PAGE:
The village of Asuka, the first capital of Japan 明日香村
Unmissable place in Japanese history
The village of Asuka was the first known capital of Japan but is today less known. Asuka and its region conceal many discoveries that deserve a visit: ancient Japanese tombs, the first Buddhist temple, or even vast landscapes of rice terraces...
Asuka, the first historical capital of Japan
The Asuka region is very valuable from a historical and archaeological perspective. At the dawn of Japanese history, the first known emperors decided that their kingdom needed a permanent capital: the village of Asuka, at the foot of the mountains, was chosen and hosted palaces and temples for more than a century. Giving its name to the Asuka period (飛鳥 時代), which extends between 538 and 710.
Around 710, the emperor finally left the city to install the capital in Nara, and history turned away from the small town.
- Read also: History of Japan, simplified chronology
Today, there is a collection of Buddhist temples and archaeological sites that illustrate the first centuries of Japanese history. The place is rather accessible, only 25 km from Nara
The historical and cultural riches of Asuka
In addition to its mountain landscapes and rice fields, the city and all its surroundings are particularly interesting for history buffs. If the village is much less known than Kyoto or Nara, it shelters the first temples, shrines, tombs, and stone monuments of Japan... You can visit kofuns, these ancient funerary monuments taking the form of a burial mound, seen frequently in the Kansai region.
- Read also: The rice fields of Aragijima Island
Once in Asuka, you can begin exploring the area with the Kashihara Shinto Temple which honors the spirit of Japan's first Emperor, Jimmu, and whose buildings were once part of the Kyoto Imperial Palace.
Transferred by Emperor Meiji in the nineteenth century. The temple is located in a classified forest which is worth a visit. Next door is the archaeological institute which exhibits the discovery of rare pieces from the Asuka period.
What to see in Asuka
Asuka is home to a number of must-see kofuns .
The Ishibutai tomb is arguably Asuka's most important kofun. This megalithic monument of the seventh century served as the burial of nobleman Soga Umako. The old and rugged construction impresses with its massive and powerful character.
Takamatsuzaka's tomb. This circular kofun was built between the late seventh and early eighth century. Known for its colorful wall fresco and depicting courtiers. A replica can be admired in the fresco room, the original being kept for protection.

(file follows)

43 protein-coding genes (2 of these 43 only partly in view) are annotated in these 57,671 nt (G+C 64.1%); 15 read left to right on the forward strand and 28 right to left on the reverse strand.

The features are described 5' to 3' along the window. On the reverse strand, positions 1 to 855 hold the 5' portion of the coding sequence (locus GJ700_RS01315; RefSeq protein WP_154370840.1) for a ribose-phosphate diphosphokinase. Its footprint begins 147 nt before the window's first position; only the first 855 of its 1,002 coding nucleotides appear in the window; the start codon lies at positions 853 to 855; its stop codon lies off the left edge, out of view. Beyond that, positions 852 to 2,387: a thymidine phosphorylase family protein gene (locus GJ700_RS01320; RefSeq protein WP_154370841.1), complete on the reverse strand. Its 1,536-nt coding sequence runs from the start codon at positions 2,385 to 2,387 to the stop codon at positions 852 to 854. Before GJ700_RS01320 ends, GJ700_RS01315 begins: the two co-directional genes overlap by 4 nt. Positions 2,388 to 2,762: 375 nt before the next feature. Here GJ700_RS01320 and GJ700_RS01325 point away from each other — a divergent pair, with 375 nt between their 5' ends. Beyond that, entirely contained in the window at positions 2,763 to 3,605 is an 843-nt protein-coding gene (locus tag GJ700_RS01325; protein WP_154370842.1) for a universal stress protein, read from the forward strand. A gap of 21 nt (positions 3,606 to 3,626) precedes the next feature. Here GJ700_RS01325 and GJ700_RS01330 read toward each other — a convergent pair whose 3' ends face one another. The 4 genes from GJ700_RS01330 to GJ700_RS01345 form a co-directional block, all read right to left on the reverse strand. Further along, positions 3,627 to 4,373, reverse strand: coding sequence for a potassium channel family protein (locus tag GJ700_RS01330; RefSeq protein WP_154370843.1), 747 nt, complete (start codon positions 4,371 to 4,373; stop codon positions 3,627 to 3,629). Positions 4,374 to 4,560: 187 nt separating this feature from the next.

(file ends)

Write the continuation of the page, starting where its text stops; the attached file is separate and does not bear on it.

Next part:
To go further: Kofun, the ancient Japanese tombs
The temple of Asukadera. It is known as being one of the oldest Buddhist temples in Japan, having been built in 588. It was during the Asuka period that Buddhism spread widely over the Japanese archipelago. The temple also houses the oldest bronze statue of the Buddha known to this date.
Amakashi no Oka Park. It offers a beautiful walk at the top of the hill with a magnificent view of the region. The park is particularly beautiful during the cherry blossom season.
The Oka-dera temple, nestled in the hollow of the mountains, is gorgeous during the koyo season in November.
The Tanzan shrine, away from the village is the large thirteen-story pagoda. Originally a Buddhist temple, the place is now a Shinto shrine, but the pagoda has remained.
The Hasedera and Muroji temples are real jewels set in the setting of the Asuka mountains. Particularly popular in spring and autumn due to the beauty of the landscape around them.
Address, timetable & access
TimetableAccess to Kashihara/Asuka: Archaeological Institute and Kashihara Shrine: From Nara Kintetsu Station direct to Kashiharajingu-mae (43 min, 1000 JPY) Tomb of Ishibutai and Asukadera: Continue on the Nara Kintetsu line to Asuka Station (1090 JPY) then take a Kame Loop bus (250 JPY) which goes to all Asuka sites and returns to the Kintetsu line at Kashiharajingu-ma station. Tanzan, Muroji, and Hasedera temples: Take the JR Sakurai line from Nara Station to Sakurai Station (30 min, 320 JPY) then take a bus to Tanzan-jinja station (25 min, 490 JPY) . For Hasedera temple, change at Sakurai on the Osaka Kintetsu line to Hasedera (42 min, 580 JPY). Hasedera can be reached by a 15 min walk. For Muroji Temple, continue to Muroguchi-Ono (54 min, 680 JPY) and take a bus to Muroji-mae (15 min, 430 JPY).
AccessArchaeological Institute: Open 9:00 am to 5:00 pm, closed Mondays, free Kashihara Shrine: Open daily 6:30 am to 5:00 pm, free Ishibutai Tomb: Open daily 8:30 am to 5:00 pm, JPY 250 Asukadera Temple: Open daily 9:00 am to 5:30 pm, JPY 350 Tanzan Temple: Open daily 8:30 am to 5:00 pm, JPY 500 Muroji Temple: Open daily 8:30 am to 5:00 pm, JPY 600 Hasedera Temple: Open daily 8:30 am to 5:00 pm, JPY 500